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Man's depression disability discrimination case rejected

When Congress amended the Americans with Disabilities Act in 2008, it was clear that the law would be broadly interpreted to cover a wide range of disabilities, specifically addressing mental illness, among other conditions. However, the Fifth Circuit Court recently affirmed a lower court's decision that depression does not qualify as a disability in a Texas man's employee discrimination case.

The man's case began after he was suspended and ultimately fired from his job at PSEG Texas, where he was a control room operator. He had been involved in an escalating series of verbal arguments and altercations with his supervisors that led to the disciplinary actions and termination.

At some point after his termination, he was seen by a doctor and diagnosed with generalized anxiety disorder and major depressive disorder. Claiming they violated the Family Medical Leave Act and the Americans with Disabilities Act, the man sued PSEG.

His claims against PSEG, including retaliation, employee discrimination and failure to make reasonable accommodations, went before a jury. Over the man's objections, the trial court gave the jury two predicate questions, asking whether the man was a "qualified individual with a disability." The jury said "no" to both, dismissing his claims, so the man appealed.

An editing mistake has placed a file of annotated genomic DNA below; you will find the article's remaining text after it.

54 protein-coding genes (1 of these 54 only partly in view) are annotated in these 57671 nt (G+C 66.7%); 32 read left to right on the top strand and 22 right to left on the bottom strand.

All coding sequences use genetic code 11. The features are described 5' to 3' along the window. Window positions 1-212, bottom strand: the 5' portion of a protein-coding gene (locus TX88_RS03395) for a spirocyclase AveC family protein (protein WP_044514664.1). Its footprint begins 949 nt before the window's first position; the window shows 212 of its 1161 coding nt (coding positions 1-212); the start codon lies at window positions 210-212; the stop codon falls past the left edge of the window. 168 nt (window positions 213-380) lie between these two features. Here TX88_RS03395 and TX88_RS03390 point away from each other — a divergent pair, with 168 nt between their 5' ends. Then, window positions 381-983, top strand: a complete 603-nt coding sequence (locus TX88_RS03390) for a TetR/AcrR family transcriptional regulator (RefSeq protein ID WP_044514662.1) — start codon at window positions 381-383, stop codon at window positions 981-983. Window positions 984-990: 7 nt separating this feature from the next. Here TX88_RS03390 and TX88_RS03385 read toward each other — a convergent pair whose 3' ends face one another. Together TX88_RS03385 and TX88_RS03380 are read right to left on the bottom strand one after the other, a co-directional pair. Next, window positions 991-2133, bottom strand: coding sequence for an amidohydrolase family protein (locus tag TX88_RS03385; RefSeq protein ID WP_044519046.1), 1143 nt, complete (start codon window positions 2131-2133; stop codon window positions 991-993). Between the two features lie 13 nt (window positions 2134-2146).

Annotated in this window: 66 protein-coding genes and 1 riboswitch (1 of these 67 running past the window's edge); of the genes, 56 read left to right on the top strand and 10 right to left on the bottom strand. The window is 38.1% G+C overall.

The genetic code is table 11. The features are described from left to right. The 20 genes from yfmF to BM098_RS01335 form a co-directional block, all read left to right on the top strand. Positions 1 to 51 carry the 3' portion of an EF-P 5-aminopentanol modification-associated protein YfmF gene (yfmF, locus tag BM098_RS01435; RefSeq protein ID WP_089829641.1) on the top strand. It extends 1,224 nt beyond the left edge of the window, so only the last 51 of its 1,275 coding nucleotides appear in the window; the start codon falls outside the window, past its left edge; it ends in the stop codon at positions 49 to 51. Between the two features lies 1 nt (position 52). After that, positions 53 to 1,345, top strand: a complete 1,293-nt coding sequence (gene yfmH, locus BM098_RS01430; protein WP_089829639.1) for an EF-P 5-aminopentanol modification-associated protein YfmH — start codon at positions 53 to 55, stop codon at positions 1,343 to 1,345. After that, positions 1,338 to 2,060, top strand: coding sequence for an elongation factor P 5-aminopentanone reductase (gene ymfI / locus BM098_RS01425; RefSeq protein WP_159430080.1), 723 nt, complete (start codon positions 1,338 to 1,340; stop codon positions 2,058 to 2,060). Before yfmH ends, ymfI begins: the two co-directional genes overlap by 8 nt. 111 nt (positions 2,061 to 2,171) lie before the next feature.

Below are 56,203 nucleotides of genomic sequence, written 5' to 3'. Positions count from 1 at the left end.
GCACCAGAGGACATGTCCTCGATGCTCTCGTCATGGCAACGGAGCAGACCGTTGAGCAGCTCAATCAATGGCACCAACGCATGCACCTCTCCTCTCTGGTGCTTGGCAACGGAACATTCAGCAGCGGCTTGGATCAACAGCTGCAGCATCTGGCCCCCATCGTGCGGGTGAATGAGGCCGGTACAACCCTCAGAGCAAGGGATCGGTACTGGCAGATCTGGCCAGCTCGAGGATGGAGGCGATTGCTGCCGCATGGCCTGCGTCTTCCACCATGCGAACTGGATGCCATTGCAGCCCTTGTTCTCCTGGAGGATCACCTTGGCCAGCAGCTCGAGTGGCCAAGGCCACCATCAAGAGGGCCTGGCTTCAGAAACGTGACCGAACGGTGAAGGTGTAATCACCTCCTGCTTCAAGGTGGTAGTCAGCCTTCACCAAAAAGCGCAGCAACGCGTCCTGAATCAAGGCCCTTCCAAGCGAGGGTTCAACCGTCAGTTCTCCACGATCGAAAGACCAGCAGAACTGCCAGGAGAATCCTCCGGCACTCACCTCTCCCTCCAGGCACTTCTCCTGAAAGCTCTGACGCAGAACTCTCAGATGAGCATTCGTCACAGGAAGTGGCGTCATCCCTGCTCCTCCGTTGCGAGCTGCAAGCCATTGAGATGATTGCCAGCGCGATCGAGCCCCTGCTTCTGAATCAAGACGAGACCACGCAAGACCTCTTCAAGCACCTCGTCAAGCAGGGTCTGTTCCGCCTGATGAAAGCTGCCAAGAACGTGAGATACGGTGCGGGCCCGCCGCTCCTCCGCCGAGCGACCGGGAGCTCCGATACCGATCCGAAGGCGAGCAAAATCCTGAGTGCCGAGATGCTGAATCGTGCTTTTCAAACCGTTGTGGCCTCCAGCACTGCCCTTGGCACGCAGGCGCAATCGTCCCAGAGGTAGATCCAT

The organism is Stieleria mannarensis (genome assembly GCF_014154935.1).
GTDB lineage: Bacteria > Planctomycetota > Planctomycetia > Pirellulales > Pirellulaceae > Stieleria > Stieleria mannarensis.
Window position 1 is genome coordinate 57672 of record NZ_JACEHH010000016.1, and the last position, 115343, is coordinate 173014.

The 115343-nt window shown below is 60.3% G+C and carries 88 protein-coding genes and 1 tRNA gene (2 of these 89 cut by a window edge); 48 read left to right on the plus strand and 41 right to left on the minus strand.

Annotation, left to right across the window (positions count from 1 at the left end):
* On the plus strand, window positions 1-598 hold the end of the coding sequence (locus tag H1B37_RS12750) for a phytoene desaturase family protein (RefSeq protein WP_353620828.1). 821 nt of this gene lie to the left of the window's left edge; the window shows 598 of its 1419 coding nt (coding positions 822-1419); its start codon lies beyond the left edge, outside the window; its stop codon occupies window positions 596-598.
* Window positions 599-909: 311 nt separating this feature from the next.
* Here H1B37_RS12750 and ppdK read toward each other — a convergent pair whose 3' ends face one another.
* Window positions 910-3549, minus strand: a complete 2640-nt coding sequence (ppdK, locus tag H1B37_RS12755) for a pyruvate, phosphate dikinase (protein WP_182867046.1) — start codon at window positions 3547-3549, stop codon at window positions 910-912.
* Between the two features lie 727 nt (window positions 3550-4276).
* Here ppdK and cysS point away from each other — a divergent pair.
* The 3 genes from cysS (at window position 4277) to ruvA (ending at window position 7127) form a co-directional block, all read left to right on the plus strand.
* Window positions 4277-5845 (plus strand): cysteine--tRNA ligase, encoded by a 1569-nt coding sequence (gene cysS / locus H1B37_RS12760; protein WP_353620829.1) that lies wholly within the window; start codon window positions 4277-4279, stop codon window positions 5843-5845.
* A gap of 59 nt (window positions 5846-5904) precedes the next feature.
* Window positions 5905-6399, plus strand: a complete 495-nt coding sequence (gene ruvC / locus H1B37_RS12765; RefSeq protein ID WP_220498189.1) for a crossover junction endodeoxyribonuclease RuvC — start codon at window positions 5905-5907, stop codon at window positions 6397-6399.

In his appeal, the man argued that the trial court was wrong to ask the jury whether he was a "qualified individual with a disability" violated the ADA Amendments Act of 2008. The Fifth Circuit Court of Appeals rejected his argument.

Workers who feel that they have been discriminated against for mental illness may have the option to file a case under the expanded ADA. An attorney experienced in employment law can review the circumstances and determine the strength of a potential claim.

Source: Setexasrecord.com, "Jury finds man with depression not disabled, Fifth Circuit affirms," David Yates, Nov. 11, 2013

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